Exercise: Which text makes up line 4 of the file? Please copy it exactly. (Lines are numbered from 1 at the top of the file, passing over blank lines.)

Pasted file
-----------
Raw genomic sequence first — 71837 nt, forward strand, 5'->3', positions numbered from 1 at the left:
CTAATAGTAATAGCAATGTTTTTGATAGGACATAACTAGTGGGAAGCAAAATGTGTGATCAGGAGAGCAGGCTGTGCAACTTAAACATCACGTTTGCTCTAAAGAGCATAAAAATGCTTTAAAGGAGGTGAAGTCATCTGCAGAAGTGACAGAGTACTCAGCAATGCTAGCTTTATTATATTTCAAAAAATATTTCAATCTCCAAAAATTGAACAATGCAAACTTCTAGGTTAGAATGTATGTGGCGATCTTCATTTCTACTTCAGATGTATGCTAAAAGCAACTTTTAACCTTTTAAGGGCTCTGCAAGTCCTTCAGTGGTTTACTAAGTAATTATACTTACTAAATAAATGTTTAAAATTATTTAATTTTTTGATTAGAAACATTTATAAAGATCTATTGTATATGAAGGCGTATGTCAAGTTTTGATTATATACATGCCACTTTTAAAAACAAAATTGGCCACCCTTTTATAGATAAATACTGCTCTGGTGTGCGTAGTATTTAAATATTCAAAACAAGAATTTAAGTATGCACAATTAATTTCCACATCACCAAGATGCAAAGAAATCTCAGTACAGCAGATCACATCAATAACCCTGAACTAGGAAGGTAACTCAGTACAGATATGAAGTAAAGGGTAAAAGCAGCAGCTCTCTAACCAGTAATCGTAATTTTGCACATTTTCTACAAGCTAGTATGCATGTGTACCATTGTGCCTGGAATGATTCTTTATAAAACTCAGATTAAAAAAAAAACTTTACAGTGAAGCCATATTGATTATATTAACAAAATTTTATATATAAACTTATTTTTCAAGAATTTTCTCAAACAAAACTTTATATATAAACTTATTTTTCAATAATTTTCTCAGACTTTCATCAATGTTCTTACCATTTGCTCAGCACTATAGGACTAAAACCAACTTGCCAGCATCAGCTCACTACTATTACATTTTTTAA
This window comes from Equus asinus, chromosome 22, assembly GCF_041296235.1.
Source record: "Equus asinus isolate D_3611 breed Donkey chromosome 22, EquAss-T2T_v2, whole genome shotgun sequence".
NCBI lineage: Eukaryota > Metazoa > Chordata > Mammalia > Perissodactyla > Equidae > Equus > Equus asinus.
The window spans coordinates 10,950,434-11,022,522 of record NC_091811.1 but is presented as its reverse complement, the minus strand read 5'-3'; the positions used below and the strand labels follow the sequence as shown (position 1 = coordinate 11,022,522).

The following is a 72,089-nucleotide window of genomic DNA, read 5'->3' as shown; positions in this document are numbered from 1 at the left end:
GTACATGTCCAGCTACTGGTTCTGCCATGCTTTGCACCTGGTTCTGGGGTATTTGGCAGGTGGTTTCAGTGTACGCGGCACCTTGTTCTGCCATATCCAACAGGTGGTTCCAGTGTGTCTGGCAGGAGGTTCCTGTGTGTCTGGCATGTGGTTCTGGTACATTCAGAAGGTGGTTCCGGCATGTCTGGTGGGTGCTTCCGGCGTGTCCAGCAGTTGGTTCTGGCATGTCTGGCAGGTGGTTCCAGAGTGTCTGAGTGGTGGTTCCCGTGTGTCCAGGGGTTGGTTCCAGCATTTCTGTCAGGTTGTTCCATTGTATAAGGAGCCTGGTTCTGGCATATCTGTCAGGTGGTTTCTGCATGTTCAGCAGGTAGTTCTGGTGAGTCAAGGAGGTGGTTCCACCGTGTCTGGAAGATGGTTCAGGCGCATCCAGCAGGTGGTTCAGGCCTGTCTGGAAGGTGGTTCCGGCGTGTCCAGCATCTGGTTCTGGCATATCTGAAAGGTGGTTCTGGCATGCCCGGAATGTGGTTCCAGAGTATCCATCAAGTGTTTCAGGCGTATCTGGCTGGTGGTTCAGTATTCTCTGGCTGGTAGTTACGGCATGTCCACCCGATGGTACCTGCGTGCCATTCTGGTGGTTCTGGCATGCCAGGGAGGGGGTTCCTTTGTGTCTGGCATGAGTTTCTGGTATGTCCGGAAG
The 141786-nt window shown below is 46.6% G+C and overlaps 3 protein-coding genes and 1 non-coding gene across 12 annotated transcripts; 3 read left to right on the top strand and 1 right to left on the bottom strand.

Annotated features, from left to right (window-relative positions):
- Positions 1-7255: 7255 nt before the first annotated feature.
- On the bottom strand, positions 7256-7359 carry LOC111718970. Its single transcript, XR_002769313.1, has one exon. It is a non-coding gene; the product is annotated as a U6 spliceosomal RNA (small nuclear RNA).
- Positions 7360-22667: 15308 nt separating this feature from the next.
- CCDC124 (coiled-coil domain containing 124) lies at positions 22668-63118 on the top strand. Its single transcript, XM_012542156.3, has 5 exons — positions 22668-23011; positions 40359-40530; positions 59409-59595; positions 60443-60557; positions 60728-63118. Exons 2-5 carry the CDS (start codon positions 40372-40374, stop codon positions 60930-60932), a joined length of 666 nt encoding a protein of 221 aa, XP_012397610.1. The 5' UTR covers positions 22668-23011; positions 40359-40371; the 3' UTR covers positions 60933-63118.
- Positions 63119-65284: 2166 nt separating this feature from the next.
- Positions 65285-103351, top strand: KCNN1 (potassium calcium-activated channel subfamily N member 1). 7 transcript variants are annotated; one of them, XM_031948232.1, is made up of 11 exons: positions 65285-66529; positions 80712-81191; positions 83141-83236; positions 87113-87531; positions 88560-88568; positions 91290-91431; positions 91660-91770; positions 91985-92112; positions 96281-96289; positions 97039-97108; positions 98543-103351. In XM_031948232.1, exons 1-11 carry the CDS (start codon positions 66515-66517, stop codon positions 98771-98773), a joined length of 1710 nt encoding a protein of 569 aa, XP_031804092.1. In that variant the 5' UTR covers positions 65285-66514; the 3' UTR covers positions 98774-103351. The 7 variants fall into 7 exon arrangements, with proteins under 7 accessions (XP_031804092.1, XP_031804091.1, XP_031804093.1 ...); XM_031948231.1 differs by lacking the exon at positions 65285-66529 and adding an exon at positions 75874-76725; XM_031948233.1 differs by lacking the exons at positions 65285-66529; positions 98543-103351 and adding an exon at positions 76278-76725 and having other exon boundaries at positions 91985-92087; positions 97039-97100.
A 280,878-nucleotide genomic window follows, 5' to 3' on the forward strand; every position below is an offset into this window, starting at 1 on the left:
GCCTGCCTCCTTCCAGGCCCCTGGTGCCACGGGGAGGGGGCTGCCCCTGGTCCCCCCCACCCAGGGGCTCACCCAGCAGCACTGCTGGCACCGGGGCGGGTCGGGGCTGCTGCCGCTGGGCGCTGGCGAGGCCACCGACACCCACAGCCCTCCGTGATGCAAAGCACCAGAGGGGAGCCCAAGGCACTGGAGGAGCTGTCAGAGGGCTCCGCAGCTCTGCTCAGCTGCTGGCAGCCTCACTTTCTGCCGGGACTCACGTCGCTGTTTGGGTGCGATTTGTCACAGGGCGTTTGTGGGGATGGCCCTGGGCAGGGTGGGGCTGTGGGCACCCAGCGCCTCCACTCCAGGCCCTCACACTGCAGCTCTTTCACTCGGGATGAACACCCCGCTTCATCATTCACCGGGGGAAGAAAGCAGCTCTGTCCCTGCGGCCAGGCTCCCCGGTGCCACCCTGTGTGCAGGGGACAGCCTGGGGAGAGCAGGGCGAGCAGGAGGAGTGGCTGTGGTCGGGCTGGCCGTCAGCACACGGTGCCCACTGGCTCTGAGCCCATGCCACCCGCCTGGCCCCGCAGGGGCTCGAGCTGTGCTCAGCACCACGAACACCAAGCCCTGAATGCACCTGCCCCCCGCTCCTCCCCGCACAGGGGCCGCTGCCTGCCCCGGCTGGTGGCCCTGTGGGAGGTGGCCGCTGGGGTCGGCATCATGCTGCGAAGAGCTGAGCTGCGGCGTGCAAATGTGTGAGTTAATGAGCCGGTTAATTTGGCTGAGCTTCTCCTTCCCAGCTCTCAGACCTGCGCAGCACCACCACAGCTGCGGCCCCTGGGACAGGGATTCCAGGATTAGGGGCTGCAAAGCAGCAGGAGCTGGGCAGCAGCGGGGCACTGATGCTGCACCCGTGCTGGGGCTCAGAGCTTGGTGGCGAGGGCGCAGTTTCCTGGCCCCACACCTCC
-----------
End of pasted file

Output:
Source record: "Equus asinus isolate D_3611 breed Donkey chromosome 22, EquAss-T2T_v2, whole genome shotgun sequence".